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The diagnosis of a non-stenotic bicuspid aortic valve.
  1. G Leech,
  2. P Mills,
  3. A Leatham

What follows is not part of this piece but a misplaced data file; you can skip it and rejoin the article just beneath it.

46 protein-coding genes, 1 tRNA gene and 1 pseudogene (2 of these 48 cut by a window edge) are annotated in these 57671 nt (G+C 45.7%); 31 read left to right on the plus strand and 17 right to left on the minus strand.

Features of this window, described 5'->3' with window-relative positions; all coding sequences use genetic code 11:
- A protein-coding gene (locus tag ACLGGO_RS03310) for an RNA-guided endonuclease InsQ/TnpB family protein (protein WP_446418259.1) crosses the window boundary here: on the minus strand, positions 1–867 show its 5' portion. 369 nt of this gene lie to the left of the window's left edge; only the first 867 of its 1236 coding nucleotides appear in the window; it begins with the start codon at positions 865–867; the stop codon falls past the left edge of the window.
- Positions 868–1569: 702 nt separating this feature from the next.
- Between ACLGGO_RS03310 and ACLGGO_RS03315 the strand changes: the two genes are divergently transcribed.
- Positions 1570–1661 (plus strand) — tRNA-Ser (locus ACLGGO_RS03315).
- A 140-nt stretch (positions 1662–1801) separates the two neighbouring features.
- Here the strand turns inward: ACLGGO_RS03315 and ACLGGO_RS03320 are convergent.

Follow-up of a group of subjects in whom an aortic ejection sound was the only abnormal finding revealed a bicuspid aortic valve at necropsy or operation in 6 cases. High speed echophonocardiographic studies in 15 subjects with aortic stenosis and known to have bicuspid valves, showed the ejection sound to be exactly synchronous with final halting of the opening aortic valve cusps. Echocardiographic visualisation of the aortic valve from the apex, looking up the left ventricular outflow tract, showed valve echoes during systole indicating abnormal cusp configuration. This proved a more sensitive indicator of a bicuspid aortic valve than the finding of an eccentric aortic valve closure line. These findings were used to evaluate 37 subjects with the auscultatory finding of an isolated aortic ejection sound and the diagnosis of a non-stenotic bicuspid aortic valve was confirmed in 30. The usual cause of misdiagnosis was a sound associated with late tricuspid valve closure. The auscultatory finding of an aortic ejection sound, in the absence of other signs of aortic stenosis, indicates a non-stenotic, bicuspid aortic valve. Confirmation of aortic valvar origin of the sound can be provided by a simultaneous echophonocardiogram.

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